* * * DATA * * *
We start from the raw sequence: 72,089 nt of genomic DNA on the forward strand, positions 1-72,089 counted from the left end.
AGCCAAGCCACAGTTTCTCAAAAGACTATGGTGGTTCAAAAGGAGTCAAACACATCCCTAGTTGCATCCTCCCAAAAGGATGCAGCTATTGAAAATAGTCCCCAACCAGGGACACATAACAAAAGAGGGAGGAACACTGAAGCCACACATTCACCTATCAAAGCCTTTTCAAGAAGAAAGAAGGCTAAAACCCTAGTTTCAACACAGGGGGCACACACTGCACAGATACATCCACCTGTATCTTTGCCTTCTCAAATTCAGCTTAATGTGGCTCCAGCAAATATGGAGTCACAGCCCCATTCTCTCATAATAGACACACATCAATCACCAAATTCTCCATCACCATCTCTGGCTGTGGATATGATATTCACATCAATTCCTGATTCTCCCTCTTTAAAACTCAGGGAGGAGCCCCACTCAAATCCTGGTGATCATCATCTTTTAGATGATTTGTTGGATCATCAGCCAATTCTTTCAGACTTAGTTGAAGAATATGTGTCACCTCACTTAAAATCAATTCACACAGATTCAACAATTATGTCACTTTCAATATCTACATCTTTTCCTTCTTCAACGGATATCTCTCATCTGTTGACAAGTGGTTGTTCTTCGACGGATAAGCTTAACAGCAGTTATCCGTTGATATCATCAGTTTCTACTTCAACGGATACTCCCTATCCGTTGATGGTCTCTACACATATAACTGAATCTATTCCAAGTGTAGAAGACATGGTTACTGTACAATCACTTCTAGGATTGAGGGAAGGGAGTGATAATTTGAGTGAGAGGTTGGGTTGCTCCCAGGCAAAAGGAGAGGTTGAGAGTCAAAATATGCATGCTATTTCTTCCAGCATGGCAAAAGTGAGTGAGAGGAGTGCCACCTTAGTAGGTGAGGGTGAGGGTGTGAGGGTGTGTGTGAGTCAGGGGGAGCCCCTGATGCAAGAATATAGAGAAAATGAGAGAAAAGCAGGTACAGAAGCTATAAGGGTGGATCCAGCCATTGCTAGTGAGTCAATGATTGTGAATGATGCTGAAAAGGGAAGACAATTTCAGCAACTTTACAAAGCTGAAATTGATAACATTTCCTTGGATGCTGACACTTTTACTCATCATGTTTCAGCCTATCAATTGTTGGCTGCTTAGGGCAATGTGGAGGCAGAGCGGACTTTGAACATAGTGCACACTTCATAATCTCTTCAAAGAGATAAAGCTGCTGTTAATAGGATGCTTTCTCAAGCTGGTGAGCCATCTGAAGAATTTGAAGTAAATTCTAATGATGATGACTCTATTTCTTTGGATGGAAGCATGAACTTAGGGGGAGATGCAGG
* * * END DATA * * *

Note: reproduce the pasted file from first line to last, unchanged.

We start from the raw sequence: 72,089 nt of genomic DNA on the forward strand, positions 1-72,089 counted from the left end.
AGCCAAGCCACAGTTTCTCAAAAGACTATGGTGGTTCAAAAGGAGTCAAACACATCCCTAGTTGCATCCTCCCAAAAGGATGCAGCTATTGAAAATAGTCCCCAACCAGGGACACATAACAAAAGAGGGAGGAACACTGAAGCCACACATTCACCTATCAAAGCCTTTTCAAGAAGAAAGAAGGCTAAAACCCTAGTTTCAACACAGGGGGCACACACTGCACAGATACATCCACCTGTATCTTTGCCTTCTCAAATTCAGCTTAATGTGGCTCCAGCAAATATGGAGTCACAGCCCCATTCTCTCATAATAGACACACATCAATCACCAAATTCTCCATCACCATCTCTGGCTGTGGATATGATATTCACATCAATTCCTGATTCTCCCTCTTTAAAACTCAGGGAGGAGCCCCACTCAAATCCTGGTGATCATCATCTTTTAGATGATTTGTTGGATCATCAGCCAATTCTTTCAGACTTAGTTGAAGAATATGTGTCACCTCACTTAAAATCAATTCACACAGATTCAACAATTATGTCACTTTCAATATCTACATCTTTTCCTTCTTCAACGGATATCTCTCATCTGTTGACAAGTGGTTGTTCTTCGACGGATAAGCTTAACAGCAGTTATCCGTTGATATCATCAGTTTCTACTTCAACGGATACTCCCTATCCGTTGATGGTCTCTACACATATAACTGAATCTATTCCAAGTGTAGAAGACATGGTTACTGTACAATCACTTCTAGGATTGAGGGAAGGGAGTGATAATTTGAGTGAGAGGTTGGGTTGCTCCCAGGCAAAAGGAGAGGTTGAGAGTCAAAATATGCATGCTATTTCTTCCAGCATGGCAAAAGTGAGTGAGAGGAGTGCCACCTTAGTAGGTGAGGGTGAGGGTGTGAGGGTGTGTGTGAGTCAGGGGGAGCCCCTGATGCAAGAATATAGAGAAAATGAGAGAAAAGCAGGTACAGAAGCTATAAGGGTGGATCCAGCCATTGCTAGTGAGTCAATGATTGTGAATGATGCTGAAAAGGGAAGACAATTTCAGCAACTTTACAAAGCTGAAATTGATAACATTTCCTTGGATGCTGACACTTTTACTCATCATGTTTCAGCCTATCAATTGTTGGCTGCTTAGGGCAATGTGGAGGCAGAGCGGACTTTGAACATAGTGCACACTTCATAATCTCTTCAAAGAGATAAAGCTGCTGTTAATAGGATGCTTTCTCAAGCTGGTGAGCCATCTGAAGAATTTGAAGTAAATTCTAATGATGATGACTCTATTTCTTTGGATGGAAGCATGAACTTAGGGGGAGATGCAGG